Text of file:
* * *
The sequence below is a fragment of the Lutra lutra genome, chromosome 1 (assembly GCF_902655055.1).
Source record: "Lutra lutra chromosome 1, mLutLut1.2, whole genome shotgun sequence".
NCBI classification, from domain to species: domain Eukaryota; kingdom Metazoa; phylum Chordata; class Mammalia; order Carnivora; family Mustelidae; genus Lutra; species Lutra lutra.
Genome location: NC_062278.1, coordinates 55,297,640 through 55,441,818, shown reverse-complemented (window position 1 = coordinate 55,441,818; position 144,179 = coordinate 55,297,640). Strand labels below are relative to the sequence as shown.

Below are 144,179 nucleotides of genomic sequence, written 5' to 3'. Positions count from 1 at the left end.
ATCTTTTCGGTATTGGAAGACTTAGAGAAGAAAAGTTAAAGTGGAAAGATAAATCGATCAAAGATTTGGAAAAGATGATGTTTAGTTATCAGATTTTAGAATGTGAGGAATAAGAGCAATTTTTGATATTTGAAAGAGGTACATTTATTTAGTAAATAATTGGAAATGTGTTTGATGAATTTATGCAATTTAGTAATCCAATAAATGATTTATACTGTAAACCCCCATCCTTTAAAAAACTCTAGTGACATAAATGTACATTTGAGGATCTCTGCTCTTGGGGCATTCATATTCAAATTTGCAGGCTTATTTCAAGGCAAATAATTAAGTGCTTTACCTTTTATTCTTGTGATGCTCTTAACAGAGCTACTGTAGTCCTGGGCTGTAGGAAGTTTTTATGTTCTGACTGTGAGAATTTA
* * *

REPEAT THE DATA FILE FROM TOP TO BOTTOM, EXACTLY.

The sequence below is a fragment of the Lutra lutra genome, chromosome 1 (assembly GCF_902655055.1).
Source record: "Lutra lutra chromosome 1, mLutLut1.2, whole genome shotgun sequence".
NCBI classification, from domain to species: domain Eukaryota; kingdom Metazoa; phylum Chordata; class Mammalia; order Carnivora; family Mustelidae; genus Lutra; species Lutra lutra.
Genome location: NC_062278.1, coordinates 55,297,640 through 55,441,818, shown reverse-complemented (window position 1 = coordinate 55,441,818; position 144,179 = coordinate 55,297,640). Strand labels below are relative to the sequence as shown.

Below are 144,179 nucleotides of genomic sequence, written 5' to 3'. Positions count from 1 at the left end.
ATCTTTTCGGTATTGGAAGACTTAGAGAAGAAAAGTTAAAGTGGAAAGATAAATCGATCAAAGATTTGGAAAAGATGATGTTTAGTTATCAGATTTTAGAATGTGAGGAATAAGAGCAATTTTTGATATTTGAAAGAGGTACATTTATTTAGTAAATAATTGGAAATGTGTTTGATGAATTTATGCAATTTAGTAATCCAATAAATGATTTATACTGTAAACCCCCATCCTTTAAAAAACTCTAGTGACATAAATGTACATTTGAGGATCTCTGCTCTTGGGGCATTCATATTCAAATTTGCAGGCTTATTTCAAGGCAAATAATTAAGTGCTTTACCTTTTATTCTTGTGATGCTCTTAACAGAGCTACTGTAGTCCTGGGCTGTAGGAAGTTTTTATGTTCTGACTGTGAGAATTTA